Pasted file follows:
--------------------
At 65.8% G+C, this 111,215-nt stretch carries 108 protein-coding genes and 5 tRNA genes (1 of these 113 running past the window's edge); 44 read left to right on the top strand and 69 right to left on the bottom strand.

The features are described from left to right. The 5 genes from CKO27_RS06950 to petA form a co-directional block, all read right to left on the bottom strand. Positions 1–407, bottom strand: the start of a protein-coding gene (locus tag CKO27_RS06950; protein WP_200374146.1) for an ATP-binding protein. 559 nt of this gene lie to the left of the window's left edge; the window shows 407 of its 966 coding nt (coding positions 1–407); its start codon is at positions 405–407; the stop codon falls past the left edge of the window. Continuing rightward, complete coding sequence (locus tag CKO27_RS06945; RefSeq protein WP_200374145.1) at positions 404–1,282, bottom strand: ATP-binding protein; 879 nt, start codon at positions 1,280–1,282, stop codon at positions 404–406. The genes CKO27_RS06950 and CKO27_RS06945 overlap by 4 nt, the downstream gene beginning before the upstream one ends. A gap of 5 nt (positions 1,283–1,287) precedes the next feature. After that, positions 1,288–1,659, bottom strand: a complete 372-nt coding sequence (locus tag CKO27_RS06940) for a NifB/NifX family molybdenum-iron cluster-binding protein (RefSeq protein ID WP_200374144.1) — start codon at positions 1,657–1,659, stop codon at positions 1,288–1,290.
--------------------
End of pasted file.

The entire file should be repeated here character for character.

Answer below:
At 65.8% G+C, this 111,215-nt stretch carries 108 protein-coding genes and 5 tRNA genes (1 of these 113 running past the window's edge); 44 read left to right on the top strand and 69 right to left on the bottom strand.

The features are described from left to right. The 5 genes from CKO27_RS06950 to petA form a co-directional block, all read right to left on the bottom strand. Positions 1–407, bottom strand: the start of a protein-coding gene (locus tag CKO27_RS06950; protein WP_200374146.1) for an ATP-binding protein. 559 nt of this gene lie to the left of the window's left edge; the window shows 407 of its 966 coding nt (coding positions 1–407); its start codon is at positions 405–407; the stop codon falls past the left edge of the window. Continuing rightward, complete coding sequence (locus tag CKO27_RS06945; RefSeq protein WP_200374145.1) at positions 404–1,282, bottom strand: ATP-binding protein; 879 nt, start codon at positions 1,280–1,282, stop codon at positions 404–406. The genes CKO27_RS06950 and CKO27_RS06945 overlap by 4 nt, the downstream gene beginning before the upstream one ends. A gap of 5 nt (positions 1,283–1,287) precedes the next feature. After that, positions 1,288–1,659, bottom strand: a complete 372-nt coding sequence (locus tag CKO27_RS06940) for a NifB/NifX family molybdenum-iron cluster-binding protein (RefSeq protein ID WP_200374144.1) — start codon at positions 1,657–1,659, stop codon at positions 1,288–1,290.